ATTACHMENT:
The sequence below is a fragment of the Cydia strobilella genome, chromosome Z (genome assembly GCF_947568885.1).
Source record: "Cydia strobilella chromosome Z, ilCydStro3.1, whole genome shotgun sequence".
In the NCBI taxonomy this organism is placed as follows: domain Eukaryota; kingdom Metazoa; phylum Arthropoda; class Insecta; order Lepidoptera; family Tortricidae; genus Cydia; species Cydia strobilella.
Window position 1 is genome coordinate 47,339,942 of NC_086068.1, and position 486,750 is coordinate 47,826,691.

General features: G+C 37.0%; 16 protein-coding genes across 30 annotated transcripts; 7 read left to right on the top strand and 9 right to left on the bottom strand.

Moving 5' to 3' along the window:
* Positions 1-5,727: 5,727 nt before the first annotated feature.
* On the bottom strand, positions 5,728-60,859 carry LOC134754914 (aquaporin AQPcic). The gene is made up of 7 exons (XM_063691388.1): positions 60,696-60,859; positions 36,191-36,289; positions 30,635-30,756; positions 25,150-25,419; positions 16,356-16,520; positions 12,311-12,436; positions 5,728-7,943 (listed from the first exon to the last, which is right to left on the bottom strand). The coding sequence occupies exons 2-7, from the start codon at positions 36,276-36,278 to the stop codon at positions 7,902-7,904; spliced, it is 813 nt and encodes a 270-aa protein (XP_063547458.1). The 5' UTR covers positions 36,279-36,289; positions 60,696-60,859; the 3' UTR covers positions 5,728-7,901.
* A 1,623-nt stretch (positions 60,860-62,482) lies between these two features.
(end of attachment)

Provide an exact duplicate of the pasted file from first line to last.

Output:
The sequence below is a fragment of the Cydia strobilella genome, chromosome Z (genome assembly GCF_947568885.1).
Source record: "Cydia strobilella chromosome Z, ilCydStro3.1, whole genome shotgun sequence".
In the NCBI taxonomy this organism is placed as follows: domain Eukaryota; kingdom Metazoa; phylum Arthropoda; class Insecta; order Lepidoptera; family Tortricidae; genus Cydia; species Cydia strobilella.
Window position 1 is genome coordinate 47,339,942 of NC_086068.1, and position 486,750 is coordinate 47,826,691.

General features: G+C 37.0%; 16 protein-coding genes across 30 annotated transcripts; 7 read left to right on the top strand and 9 right to left on the bottom strand.

Moving 5' to 3' along the window:
* Positions 1-5,727: 5,727 nt before the first annotated feature.
* On the bottom strand, positions 5,728-60,859 carry LOC134754914 (aquaporin AQPcic). The gene is made up of 7 exons (XM_063691388.1): positions 60,696-60,859; positions 36,191-36,289; positions 30,635-30,756; positions 25,150-25,419; positions 16,356-16,520; positions 12,311-12,436; positions 5,728-7,943 (listed from the first exon to the last, which is right to left on the bottom strand). The coding sequence occupies exons 2-7, from the start codon at positions 36,276-36,278 to the stop codon at positions 7,902-7,904; spliced, it is 813 nt and encodes a 270-aa protein (XP_063547458.1). The 5' UTR covers positions 36,279-36,289; positions 60,696-60,859; the 3' UTR covers positions 5,728-7,901.
* A 1,623-nt stretch (positions 60,860-62,482) lies between these two features.